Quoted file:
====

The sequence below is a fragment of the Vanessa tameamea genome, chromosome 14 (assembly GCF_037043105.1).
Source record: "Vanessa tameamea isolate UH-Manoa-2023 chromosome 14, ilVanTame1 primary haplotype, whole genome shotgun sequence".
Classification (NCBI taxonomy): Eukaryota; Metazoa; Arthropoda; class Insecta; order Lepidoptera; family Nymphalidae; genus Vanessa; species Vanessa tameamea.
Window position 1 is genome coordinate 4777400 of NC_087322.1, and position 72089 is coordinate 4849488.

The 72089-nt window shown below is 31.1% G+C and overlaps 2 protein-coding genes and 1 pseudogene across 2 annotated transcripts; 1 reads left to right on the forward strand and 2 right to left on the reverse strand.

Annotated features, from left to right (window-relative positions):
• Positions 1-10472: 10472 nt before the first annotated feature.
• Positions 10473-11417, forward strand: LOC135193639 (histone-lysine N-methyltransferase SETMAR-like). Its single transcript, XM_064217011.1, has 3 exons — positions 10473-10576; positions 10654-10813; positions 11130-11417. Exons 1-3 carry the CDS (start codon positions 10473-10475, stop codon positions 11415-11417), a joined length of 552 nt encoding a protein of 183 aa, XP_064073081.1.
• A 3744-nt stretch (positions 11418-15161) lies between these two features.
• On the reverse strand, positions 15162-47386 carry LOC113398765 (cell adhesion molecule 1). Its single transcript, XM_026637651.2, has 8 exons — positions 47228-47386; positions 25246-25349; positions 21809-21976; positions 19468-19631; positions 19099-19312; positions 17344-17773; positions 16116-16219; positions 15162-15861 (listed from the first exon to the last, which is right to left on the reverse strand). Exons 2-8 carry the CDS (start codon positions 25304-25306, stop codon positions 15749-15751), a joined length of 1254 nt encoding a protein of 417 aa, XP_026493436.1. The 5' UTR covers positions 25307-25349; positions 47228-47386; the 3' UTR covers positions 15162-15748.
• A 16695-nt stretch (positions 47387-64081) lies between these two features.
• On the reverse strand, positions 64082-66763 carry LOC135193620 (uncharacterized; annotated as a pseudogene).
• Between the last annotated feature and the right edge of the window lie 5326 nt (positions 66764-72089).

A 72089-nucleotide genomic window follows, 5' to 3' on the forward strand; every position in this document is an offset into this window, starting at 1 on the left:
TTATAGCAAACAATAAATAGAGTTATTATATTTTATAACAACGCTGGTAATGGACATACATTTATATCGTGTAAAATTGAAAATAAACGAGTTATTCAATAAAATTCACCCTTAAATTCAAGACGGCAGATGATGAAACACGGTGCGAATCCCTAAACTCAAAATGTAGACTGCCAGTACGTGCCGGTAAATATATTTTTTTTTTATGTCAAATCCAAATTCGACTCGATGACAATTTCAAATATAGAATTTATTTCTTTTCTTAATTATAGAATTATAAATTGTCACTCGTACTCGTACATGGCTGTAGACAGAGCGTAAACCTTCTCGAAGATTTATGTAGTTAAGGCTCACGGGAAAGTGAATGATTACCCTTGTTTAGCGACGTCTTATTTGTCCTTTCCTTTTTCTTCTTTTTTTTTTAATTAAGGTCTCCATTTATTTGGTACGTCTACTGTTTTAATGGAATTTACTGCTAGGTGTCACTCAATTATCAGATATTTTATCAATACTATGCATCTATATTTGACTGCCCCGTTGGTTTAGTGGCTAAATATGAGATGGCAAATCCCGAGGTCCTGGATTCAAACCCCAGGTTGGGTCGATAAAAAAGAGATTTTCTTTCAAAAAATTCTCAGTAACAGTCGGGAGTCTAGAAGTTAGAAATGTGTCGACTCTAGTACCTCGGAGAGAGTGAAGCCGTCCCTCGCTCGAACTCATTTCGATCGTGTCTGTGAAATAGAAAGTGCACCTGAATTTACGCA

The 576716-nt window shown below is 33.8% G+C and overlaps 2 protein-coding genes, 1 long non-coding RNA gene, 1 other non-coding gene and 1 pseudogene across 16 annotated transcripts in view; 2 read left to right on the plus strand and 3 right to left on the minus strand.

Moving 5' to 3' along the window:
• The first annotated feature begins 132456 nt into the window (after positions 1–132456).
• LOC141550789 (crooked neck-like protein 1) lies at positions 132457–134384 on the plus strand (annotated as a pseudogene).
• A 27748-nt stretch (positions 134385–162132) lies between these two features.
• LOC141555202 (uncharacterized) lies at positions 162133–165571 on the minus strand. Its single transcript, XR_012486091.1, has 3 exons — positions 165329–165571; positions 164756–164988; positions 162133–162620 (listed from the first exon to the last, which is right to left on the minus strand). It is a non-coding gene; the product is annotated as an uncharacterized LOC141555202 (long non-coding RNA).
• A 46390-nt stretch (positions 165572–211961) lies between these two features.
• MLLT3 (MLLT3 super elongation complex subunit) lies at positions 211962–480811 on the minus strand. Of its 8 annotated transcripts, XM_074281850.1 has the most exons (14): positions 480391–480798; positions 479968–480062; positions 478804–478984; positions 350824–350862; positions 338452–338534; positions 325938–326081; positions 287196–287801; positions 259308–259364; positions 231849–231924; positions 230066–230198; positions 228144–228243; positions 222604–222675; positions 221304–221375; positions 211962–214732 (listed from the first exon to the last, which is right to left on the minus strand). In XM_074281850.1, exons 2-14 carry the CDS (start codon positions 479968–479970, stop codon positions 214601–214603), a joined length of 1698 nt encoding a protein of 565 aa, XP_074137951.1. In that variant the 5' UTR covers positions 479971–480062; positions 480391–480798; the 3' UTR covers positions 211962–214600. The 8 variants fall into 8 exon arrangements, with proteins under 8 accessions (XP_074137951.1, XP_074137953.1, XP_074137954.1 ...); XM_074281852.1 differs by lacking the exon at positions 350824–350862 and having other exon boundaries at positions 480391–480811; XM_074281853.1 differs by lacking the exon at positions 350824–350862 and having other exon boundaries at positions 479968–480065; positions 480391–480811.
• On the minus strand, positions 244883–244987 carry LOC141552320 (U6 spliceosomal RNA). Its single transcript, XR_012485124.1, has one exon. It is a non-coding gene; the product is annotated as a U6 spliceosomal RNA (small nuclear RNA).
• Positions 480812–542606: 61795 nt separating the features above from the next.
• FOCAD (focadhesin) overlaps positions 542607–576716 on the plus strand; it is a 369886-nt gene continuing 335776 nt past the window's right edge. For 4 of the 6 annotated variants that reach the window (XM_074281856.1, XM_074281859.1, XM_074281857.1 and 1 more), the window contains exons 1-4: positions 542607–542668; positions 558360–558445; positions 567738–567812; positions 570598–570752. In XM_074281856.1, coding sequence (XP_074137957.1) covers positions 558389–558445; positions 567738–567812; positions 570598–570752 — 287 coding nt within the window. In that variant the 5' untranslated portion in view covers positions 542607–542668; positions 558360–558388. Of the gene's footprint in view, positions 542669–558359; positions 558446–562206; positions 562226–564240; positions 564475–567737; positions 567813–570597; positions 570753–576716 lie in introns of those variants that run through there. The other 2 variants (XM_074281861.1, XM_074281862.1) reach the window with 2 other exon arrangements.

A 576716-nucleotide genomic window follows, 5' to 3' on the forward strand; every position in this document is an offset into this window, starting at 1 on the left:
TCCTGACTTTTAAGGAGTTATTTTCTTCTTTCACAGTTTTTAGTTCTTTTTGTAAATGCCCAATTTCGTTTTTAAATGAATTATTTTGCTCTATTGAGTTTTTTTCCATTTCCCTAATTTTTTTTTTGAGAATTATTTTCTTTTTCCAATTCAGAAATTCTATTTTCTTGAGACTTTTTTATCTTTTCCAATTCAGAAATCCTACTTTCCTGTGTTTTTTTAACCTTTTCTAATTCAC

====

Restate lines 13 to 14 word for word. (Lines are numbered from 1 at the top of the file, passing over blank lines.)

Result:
• Between the last annotated feature and the right edge of the window lie 5326 nt (positions 66764-72089).

A 72089-nucleotide genomic window follows, 5' to 3' on the forward strand; every position in this document is an offset into this window, starting at 1 on the left: